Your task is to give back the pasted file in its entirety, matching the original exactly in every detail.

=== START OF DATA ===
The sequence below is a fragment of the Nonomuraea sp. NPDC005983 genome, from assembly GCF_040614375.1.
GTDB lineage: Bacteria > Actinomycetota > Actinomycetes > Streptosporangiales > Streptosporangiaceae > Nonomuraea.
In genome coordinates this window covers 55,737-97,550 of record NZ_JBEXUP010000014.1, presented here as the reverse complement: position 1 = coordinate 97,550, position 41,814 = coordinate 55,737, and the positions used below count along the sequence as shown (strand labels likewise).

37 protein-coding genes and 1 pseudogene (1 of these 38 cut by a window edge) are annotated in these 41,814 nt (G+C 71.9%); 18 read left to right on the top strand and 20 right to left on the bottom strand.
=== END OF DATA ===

The sequence below is a fragment of the Nonomuraea sp. NPDC005983 genome, from assembly GCF_040614375.1.
GTDB lineage: Bacteria > Actinomycetota > Actinomycetes > Streptosporangiales > Streptosporangiaceae > Nonomuraea.
In genome coordinates this window covers 55,737-97,550 of record NZ_JBEXUP010000014.1, presented here as the reverse complement: position 1 = coordinate 97,550, position 41,814 = coordinate 55,737, and the positions used below count along the sequence as shown (strand labels likewise).

37 protein-coding genes and 1 pseudogene (1 of these 38 cut by a window edge) are annotated in these 41,814 nt (G+C 71.9%); 18 read left to right on the top strand and 20 right to left on the bottom strand.